All of the human remains and the associated funerary object described above are believed to date before 1884. Evidence of traditional territories, oral traditions, archeological context, ethnohistoric documents, cranial measurements, and dental characteristics of the human remains support a cultural affiliation between these human remains and the associated funerary object and the Arapahoe Tribe of the Wind River Reservation, Wyoming; Cheyenne-Arapaho Tribes of Oklahoma; Kiowa Indian Tribe of Oklahoma; Northern Cheyenne Tribe of the Northern Cheyenne Indian Reservation, Montana; Oglala Sioux Tribe of the Pine Ridge Reservation, South Dakota; Rosebud Sioux Tribe of the Rosebud Indian Reservation, South Dakota; Southern Ute Indian Tribe of the Southern Ute Reservation, Colorado; Standing Rock Sioux Tribe of North & South Dakota; Ute Indian Tribe of the Uintah & Ouray Reservation, Utah; and Ute Mountain Tribe of the Ute Mountain Reservation, Colorado, New Mexico, & Utah.

On April 8-9, 2002, representatives of the above-mentioned Indian tribes were consulted regarding the cultural affiliation and disposition of these human remains and associated funerary object. The authorized representatives of nine of the above-mentioned Indian tribes submitted a joint claim of cultural affiliation on April 9, 2002. The authorized representative of the Ute Indian Tribe of the Uintah & Ouray Reservation, Utah declined to sign the April 9, 2002 joint claim of cultural affiliation. The Authorized representatives of the Comanche Nation, Oklahoma and Pawnee Nation of Oklahoma subsequently added their signatures to the joint claim. The joint claim of cultural affiliation identified the Cheyenne-Arapaho Tribes of Oklahoma as lead Indian tribe.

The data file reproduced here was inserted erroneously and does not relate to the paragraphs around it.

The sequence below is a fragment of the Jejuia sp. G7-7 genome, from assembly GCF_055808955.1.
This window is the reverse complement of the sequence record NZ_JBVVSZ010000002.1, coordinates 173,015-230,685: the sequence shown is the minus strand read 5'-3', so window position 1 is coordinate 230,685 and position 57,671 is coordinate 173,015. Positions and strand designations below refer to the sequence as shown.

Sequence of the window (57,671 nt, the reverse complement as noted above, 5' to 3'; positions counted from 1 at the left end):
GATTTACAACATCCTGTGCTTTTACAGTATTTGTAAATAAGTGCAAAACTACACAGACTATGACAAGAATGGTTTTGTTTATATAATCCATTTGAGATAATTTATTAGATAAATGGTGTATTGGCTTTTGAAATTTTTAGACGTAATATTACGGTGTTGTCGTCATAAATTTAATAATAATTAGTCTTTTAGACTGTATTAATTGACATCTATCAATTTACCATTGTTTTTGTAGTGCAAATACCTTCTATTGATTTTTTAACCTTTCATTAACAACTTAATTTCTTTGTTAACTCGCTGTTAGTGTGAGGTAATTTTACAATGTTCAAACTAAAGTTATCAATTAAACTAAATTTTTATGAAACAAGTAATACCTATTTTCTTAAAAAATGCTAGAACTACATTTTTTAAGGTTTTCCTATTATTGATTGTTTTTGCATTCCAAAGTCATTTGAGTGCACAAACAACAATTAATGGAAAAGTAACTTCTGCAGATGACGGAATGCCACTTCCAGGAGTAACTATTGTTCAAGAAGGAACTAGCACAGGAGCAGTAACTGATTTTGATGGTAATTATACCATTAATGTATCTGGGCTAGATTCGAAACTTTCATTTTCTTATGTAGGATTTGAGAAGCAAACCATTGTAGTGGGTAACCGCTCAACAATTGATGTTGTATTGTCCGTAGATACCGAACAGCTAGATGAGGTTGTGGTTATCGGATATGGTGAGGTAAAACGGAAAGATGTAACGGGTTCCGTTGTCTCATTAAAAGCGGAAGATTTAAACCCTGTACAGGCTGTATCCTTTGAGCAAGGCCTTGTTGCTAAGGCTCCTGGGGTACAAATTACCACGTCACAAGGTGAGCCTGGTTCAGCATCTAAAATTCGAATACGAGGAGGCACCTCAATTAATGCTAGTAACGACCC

Based on the above-mentioned information, officials of the Fort Collins Museum have determined that, pursuant to 43 CFR 10.2 (d)(1), the human remains listed above represent the physical remains of four individuals of Native American ancestry. Officials of the Fort Collins Museum also have determined that, pursuant to 43 CFR 10.2 (d)(2), the one object listed above was reasonably believed to have been placed with or near individual human remains at the time of death or later as part of the death rite or ceremony. Lastly, pursuant to 43 CFR 10.2(e), officials of the Fort Collins Museum have determined that there is a relationship of shared group identity Start Printed Page 57839that can be reasonably traced between these Native American human remains and the Arapahoe Tribe of the Wind River Reservation, Wyoming; Cheyenne-Arapaho Tribes of Oklahoma; Comanche Nation, Oklahoma; Kiowa Indian Tribe of Oklahoma; Northern Cheyenne Tribe of the Northern Cheyenne Indian Reservation, Montana; Oglala Sioux Tribe of the Pine Ridge Reservation, Pawnee Nation of Oklahoma; South Dakota; Rosebud Sioux Tribe of the Rosebud Indian Reservation, South Dakota; Southern Ute Indian Tribe of the Southern Ute Reservation, Colorado; Standing Rock Sioux Tribe of North & South Dakota; and Ute Mountain Tribe of the Ute Mountain Reservation, Colorado, New Mexico, & Utah.